Saturday, August 28, 2010

Thursday, August 26, 2010

Sunday, August 22, 2010

Friday, August 20, 2010

Bourgeois Book Club

I Am Not Myself These Days by Josh Kilmer-Purcell

After reading and enjoying Josh Kilmer-Purcell's The Bucolic Plague, I decided it would be fun to read his first memoir, I Am Not Myself These Days, which chronicle Josh's early days in New York City as fabulous drag queen Aqua (complete with goldfish-filled fake boobs) and his tumultuous relationship with an S&M escort with a crack addiction. Kilmer-Purcell's wit and verbal acumen is fully on display, but it is a much less enjoyable and satisfying than The Bucolic Plague. Part of this is just the nature of the story; a tale of addiction and abuse isn't, at heart, terribly uplifting. Part of it is stylistic: The Bucolic Plague was written in the past tense, while I Am Not Myself These Days is written in the present. That's a purely personal preference of mine, though.

More substantively, I just don't find Kilmer-Purcell particularly sympathetic. I just didn't feel I really understood why he was a drunk and in an abusive, co-dependent relationship. He talked vaguely about feeling repressed and scared as a gay youth in a small town, which is valid and heartwrenching, but I simply felt his real issues were glossed over. Perhaps he doesn't even really know himself. And, yes, some things are private, but if you're going to write a confessional memoir, part of the price is exhaustive self-examination and the willingness to bare all to both yourself and the reader. I don't think he really did that.

Also, Rex, the S&M escort with a crack addiction, is a cipher. It's hard to connect with him and his place in Josh's life when he's really a mystery. I suppose Rex is a cipher and a mystery to Josh, especially since their relationship was so tumultuous and not nearly as long as Josh's with his current partner Brent, who we get a much fuller picture of in The Bucolic Plague (and their reality show), and much greater insight into the workings of their relationship. This does take away some of the emotional punch, though.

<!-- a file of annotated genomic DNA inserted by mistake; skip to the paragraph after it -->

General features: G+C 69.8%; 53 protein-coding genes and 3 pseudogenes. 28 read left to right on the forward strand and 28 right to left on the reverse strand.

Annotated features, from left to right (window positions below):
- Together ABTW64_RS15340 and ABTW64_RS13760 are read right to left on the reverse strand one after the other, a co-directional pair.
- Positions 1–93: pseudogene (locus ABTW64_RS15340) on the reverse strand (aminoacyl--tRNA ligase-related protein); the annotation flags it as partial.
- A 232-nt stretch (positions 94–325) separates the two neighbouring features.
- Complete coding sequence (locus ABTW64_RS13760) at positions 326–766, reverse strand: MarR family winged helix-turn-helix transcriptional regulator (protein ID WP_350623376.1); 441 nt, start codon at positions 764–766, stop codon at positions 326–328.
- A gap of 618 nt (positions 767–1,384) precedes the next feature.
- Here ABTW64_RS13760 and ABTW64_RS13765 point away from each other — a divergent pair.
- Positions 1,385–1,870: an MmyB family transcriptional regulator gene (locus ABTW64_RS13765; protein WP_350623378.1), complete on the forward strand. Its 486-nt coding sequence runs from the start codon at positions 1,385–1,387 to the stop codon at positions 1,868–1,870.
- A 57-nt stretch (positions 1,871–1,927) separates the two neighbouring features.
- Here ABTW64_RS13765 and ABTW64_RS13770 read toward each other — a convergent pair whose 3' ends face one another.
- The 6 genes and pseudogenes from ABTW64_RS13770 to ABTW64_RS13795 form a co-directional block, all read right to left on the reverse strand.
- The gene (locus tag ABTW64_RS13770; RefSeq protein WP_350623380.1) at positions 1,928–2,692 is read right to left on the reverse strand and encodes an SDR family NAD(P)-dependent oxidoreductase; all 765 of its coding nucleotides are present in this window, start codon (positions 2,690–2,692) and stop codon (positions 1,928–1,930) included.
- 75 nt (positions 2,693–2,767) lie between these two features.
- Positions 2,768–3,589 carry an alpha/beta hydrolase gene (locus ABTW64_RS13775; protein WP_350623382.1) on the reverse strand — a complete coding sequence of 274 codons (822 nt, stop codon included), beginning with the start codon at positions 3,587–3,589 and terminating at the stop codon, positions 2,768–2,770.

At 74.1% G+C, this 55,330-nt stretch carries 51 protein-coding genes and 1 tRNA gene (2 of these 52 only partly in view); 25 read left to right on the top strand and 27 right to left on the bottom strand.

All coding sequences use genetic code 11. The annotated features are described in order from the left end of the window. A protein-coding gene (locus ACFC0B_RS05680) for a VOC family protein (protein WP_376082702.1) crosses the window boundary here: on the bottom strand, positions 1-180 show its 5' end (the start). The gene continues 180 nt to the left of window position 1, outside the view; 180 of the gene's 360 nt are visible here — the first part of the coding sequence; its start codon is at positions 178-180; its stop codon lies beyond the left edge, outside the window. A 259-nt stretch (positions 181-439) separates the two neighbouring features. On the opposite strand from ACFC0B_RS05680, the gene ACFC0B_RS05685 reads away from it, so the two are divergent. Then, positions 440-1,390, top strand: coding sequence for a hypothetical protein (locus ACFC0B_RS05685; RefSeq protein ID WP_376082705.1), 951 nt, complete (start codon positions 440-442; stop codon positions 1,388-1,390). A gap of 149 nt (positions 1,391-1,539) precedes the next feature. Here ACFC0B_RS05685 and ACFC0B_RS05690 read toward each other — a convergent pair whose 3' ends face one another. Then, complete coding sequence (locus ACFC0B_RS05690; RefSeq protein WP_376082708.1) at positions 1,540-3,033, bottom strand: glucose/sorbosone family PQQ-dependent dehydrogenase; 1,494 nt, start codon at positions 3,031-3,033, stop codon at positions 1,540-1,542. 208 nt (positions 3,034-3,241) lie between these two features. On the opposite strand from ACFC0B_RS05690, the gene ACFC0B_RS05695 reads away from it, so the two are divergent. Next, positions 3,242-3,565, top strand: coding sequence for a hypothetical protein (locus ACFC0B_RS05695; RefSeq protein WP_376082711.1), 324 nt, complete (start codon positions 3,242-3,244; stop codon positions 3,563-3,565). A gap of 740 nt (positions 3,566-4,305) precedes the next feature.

I Am Not Myself These Days is not a bad book. Not at all. But I was rather disappointed in it.

Crome Yellow by Aldous Huxley

A bunch of self-involved upper-class twits loll about a country house after WWI trying to be profound, but manage mostly to be profoundly awful. When they occasionally do hit upon something interesting or profound, it's almost always accidentally and roundly ignored. This isn't gut-busting funny, but a very arch, British wit. The fact that the society that it satirizes is going on a century dead ensures there's much we today won't get, but there's enough that's universal and incisive to make it understandable. It's a short, quick read that any person who has ever had to endure a party with way too many pseudo-intellectual jerks with nod along with.

Tuesday, August 17, 2010

Ugly Americans

American pandas: lazy, monolingual fat-asses with bad coats. There's just no way could this be construed as a cultural/geopolitical metaphor. None at all.

Monday, August 16, 2010


I'm not shocked that there is a pug swim race, I'm shocked that pugs can swim! Mine just sank to the bottom, doggy-paddling furiously as they went down like the Titanic.

(Via Towleroad)

I Can Haz Hardcover?!

I've never had the pleasure of meeting a bookstore cat, but I hope to, someday.

(Via Bookninja)

Sunday, August 15, 2010

Thursday, August 12, 2010

Let Me Tell You About My Secret Identity

I'm totally with Bookslut on this one: non-pseudonymous pseudonyms have always baffled and vaguely enraged me. It's just... THAT'S NOT HOW IT WORKS!

Tuesday, August 10, 2010

Sunday, August 08, 2010

Sunday, August 01, 2010